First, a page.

Following the Senate's unanimous approval the previous week, the US House of Representatives, on Thursday, almost-unanimously (414-1) passed the Genetic Information Nondiscrimination Act ('GINA'), providing final Congressional support for legislation that prohibits genetic discrimination by employers, insurers and unions. The bill (HR 493), which is hailed as the first major civil rights legislation of the 21st century, now proceeds onto President Bush who has promised to sign the act into law.
GINA prevents insurers and employers from requesting or requiring predictive genetic testing. Employers will not be able to hire, fire, promote or compensate an employee on the basis of a genetic test revealing a biologically increased risk of disease, suspected to hinder future work productivity or require costly benefit provision. Violations could cost employers steep fines up to £150,000 per breach. Health insurers also will not be able to determine coverage eligibility, premium rates or increases based upon genetic tests indicating susceptibility to disease and may only continue to consider existing/expressed diseases. The landmark protections do not extend to the US military and only apply to health insurance, silently omitting any other type, including life or long-term care insurance. Once signed by Bush, the insurance measures will take effect in one year and the employment measures become effective after 18 months.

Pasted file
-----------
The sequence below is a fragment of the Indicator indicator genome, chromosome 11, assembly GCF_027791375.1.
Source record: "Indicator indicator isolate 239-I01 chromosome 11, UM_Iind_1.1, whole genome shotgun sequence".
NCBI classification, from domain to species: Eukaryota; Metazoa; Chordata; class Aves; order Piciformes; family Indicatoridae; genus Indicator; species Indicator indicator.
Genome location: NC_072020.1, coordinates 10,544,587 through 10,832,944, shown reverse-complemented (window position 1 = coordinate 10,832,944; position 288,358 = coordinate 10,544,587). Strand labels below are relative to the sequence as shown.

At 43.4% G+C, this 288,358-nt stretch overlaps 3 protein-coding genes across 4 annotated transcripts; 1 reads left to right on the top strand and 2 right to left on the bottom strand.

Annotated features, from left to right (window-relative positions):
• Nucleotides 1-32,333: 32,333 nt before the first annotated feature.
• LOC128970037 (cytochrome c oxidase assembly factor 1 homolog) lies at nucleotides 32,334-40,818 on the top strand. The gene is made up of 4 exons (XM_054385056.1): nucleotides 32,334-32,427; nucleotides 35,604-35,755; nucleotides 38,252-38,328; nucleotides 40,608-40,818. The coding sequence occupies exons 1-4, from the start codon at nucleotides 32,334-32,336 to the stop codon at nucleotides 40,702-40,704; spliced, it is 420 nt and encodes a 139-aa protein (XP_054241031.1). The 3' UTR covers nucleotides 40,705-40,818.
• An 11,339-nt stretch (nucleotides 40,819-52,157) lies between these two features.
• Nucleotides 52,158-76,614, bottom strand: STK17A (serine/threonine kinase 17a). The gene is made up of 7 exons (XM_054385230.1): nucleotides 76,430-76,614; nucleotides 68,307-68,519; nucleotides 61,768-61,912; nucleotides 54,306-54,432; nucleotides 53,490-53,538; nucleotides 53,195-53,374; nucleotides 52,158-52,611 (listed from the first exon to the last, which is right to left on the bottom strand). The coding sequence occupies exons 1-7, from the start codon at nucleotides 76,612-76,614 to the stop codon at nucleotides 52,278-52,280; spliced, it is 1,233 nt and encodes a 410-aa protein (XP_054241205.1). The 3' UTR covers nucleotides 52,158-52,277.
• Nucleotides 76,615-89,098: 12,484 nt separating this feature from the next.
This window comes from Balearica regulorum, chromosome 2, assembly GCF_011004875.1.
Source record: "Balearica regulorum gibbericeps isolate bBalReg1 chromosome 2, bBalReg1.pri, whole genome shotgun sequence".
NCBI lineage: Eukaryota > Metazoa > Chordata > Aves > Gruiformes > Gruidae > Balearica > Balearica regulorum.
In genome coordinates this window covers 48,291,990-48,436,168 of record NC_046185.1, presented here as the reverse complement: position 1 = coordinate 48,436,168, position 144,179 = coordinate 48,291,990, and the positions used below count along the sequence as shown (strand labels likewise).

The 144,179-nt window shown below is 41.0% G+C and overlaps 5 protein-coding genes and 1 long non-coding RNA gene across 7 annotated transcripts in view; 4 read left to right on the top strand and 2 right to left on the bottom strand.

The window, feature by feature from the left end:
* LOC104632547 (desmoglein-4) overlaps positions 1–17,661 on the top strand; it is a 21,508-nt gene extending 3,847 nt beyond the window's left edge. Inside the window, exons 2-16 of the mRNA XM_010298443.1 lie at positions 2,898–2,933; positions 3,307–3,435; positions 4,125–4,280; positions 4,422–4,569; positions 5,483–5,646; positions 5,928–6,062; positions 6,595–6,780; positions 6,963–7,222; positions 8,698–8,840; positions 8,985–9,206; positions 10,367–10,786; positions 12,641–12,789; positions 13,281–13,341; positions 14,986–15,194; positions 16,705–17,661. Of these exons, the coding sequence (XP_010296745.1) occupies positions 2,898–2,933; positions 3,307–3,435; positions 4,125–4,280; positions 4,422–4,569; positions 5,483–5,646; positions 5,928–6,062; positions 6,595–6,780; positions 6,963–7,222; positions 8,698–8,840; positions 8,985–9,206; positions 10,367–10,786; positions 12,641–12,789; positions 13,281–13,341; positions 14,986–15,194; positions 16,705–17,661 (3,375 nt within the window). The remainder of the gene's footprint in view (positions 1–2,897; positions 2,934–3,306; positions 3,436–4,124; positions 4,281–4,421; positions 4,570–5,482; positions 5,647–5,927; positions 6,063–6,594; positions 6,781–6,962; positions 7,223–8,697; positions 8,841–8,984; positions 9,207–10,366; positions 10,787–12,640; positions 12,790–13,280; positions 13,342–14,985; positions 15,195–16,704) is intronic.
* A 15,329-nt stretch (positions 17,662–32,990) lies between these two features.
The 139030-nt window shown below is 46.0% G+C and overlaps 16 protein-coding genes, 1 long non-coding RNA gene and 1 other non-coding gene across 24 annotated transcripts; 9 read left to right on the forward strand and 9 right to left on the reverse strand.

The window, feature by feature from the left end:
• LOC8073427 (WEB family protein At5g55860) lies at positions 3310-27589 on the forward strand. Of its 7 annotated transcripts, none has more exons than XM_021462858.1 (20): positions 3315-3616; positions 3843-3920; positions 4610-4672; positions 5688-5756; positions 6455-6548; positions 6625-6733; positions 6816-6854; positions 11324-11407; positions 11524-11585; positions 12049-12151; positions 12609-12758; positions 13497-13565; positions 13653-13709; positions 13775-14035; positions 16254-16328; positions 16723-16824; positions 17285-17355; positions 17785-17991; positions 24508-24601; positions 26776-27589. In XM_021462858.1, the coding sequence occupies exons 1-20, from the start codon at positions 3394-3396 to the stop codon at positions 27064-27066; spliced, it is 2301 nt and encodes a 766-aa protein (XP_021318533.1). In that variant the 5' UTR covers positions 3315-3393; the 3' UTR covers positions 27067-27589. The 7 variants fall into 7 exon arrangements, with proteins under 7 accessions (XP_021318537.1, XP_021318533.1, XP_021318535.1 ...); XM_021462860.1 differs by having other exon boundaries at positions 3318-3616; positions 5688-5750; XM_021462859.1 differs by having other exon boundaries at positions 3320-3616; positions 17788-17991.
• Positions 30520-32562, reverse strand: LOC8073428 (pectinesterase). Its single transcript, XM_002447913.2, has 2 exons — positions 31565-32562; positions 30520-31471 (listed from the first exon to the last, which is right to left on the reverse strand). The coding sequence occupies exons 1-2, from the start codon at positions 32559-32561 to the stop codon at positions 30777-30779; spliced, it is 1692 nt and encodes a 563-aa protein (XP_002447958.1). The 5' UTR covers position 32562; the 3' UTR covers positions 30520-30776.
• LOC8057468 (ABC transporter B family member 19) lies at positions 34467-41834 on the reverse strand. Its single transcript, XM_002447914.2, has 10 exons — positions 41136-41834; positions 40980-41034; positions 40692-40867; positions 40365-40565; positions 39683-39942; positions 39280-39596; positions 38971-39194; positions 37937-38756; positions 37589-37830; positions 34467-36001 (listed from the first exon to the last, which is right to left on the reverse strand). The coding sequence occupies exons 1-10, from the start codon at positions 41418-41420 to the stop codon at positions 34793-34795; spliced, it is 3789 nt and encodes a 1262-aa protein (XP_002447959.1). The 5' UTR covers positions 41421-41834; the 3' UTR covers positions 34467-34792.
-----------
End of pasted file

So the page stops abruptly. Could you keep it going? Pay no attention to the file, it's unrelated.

The overwhelming support for the bill belies its thirteen-year struggle for passage. Health insurance, employer and business interest groups pressured representatives to bury previous versions in committee before reaching a floor-vote. This time conservative Senators achieved 'concessions' to protect business-interests, including employers avoiding liability for genetic discrimination involving the employer's health plan. However, the US Chamber of Commerce, which represents 3 million businesses, still opposes the current amended bill. Texan House Republican Ron Paul, who opposes federal government's intrusive role to protect privacy, was the only person to vote against the bill.
Doctors hope that GINA will abate popular fears that people's genetic information will be misused, thereby encouraging people to seek testing and participate in research trials. The National Institutes of Health (NIH) reported that 32 per cent of women declined breast cancer testing because they were scared they would lose their health insurance. An NIH study of families with a history of colon cancer found that 68 per cent said they would not pay through their insurer for fear of losing coverage and 26 per cent would give a false name. In a 2001 study by the American Management Association, nearly two-thirds of major US companies require new employee medical examinations. Fourteen per cent conduct tests for susceptibility to workplace hazards, three per cent for breast and colon cancer, and one per cent for sickle cell anemia. Twenty per cent require family medical history.
'We will never unlock the great promise of the Human Genome Project if Americans are too afraid to get genetic testing,' said GINA co-sponsor House Representative Judy Biggert. 'No one should fear for their job or health coverage because of the genes they were born with, and now they won't have to', she explained.